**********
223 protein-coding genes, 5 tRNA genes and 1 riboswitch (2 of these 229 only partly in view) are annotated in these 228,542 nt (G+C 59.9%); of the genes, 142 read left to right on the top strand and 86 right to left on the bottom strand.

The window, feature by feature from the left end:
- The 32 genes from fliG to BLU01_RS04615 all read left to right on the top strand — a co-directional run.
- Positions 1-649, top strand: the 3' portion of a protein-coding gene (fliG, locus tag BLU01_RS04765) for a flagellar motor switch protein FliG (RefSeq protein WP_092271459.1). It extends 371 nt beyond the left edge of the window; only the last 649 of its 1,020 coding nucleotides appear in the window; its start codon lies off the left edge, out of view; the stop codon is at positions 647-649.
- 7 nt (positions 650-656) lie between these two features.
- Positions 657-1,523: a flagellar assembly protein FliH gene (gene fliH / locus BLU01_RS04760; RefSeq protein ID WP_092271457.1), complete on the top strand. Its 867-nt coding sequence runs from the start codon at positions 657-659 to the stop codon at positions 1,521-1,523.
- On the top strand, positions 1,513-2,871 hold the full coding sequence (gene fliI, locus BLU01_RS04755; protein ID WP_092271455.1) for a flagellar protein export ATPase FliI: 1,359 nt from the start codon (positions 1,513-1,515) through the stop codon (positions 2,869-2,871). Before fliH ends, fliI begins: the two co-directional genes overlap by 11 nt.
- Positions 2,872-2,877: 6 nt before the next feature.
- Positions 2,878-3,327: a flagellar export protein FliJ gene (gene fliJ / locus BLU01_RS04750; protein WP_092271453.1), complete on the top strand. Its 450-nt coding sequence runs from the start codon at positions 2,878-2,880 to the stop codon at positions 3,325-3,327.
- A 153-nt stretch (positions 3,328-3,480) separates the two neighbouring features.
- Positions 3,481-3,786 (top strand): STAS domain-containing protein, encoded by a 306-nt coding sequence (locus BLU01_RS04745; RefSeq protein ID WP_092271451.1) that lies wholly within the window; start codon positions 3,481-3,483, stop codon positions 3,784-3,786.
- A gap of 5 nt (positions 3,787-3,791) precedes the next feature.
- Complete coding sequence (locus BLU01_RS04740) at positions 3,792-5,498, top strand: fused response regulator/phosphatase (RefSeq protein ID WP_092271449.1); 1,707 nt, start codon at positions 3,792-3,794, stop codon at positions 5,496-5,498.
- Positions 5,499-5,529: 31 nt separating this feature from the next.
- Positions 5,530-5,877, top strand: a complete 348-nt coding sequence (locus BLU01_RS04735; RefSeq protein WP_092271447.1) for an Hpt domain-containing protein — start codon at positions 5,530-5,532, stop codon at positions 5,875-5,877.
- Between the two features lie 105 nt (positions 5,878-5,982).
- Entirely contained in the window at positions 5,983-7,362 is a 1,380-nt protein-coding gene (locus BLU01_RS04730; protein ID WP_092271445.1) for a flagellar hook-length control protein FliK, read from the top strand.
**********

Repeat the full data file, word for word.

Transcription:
223 protein-coding genes, 5 tRNA genes and 1 riboswitch (2 of these 229 only partly in view) are annotated in these 228,542 nt (G+C 59.9%); of the genes, 142 read left to right on the top strand and 86 right to left on the bottom strand.

The window, feature by feature from the left end:
- The 32 genes from fliG to BLU01_RS04615 all read left to right on the top strand — a co-directional run.
- Positions 1-649, top strand: the 3' portion of a protein-coding gene (fliG, locus tag BLU01_RS04765) for a flagellar motor switch protein FliG (RefSeq protein WP_092271459.1). It extends 371 nt beyond the left edge of the window; only the last 649 of its 1,020 coding nucleotides appear in the window; its start codon lies off the left edge, out of view; the stop codon is at positions 647-649.
- 7 nt (positions 650-656) lie between these two features.
- Positions 657-1,523: a flagellar assembly protein FliH gene (gene fliH / locus BLU01_RS04760; RefSeq protein ID WP_092271457.1), complete on the top strand. Its 867-nt coding sequence runs from the start codon at positions 657-659 to the stop codon at positions 1,521-1,523.
- On the top strand, positions 1,513-2,871 hold the full coding sequence (gene fliI, locus BLU01_RS04755; protein ID WP_092271455.1) for a flagellar protein export ATPase FliI: 1,359 nt from the start codon (positions 1,513-1,515) through the stop codon (positions 2,869-2,871). Before fliH ends, fliI begins: the two co-directional genes overlap by 11 nt.
- Positions 2,872-2,877: 6 nt before the next feature.
- Positions 2,878-3,327: a flagellar export protein FliJ gene (gene fliJ / locus BLU01_RS04750; protein WP_092271453.1), complete on the top strand. Its 450-nt coding sequence runs from the start codon at positions 2,878-2,880 to the stop codon at positions 3,325-3,327.
- A 153-nt stretch (positions 3,328-3,480) separates the two neighbouring features.
- Positions 3,481-3,786 (top strand): STAS domain-containing protein, encoded by a 306-nt coding sequence (locus BLU01_RS04745; RefSeq protein ID WP_092271451.1) that lies wholly within the window; start codon positions 3,481-3,483, stop codon positions 3,784-3,786.
- A gap of 5 nt (positions 3,787-3,791) precedes the next feature.
- Complete coding sequence (locus BLU01_RS04740) at positions 3,792-5,498, top strand: fused response regulator/phosphatase (RefSeq protein ID WP_092271449.1); 1,707 nt, start codon at positions 3,792-3,794, stop codon at positions 5,496-5,498.
- Positions 5,499-5,529: 31 nt separating this feature from the next.
- Positions 5,530-5,877, top strand: a complete 348-nt coding sequence (locus BLU01_RS04735; RefSeq protein WP_092271447.1) for an Hpt domain-containing protein — start codon at positions 5,530-5,532, stop codon at positions 5,875-5,877.
- Between the two features lie 105 nt (positions 5,878-5,982).
- Entirely contained in the window at positions 5,983-7,362 is a 1,380-nt protein-coding gene (locus BLU01_RS04730; protein ID WP_092271445.1) for a flagellar hook-length control protein FliK, read from the top strand.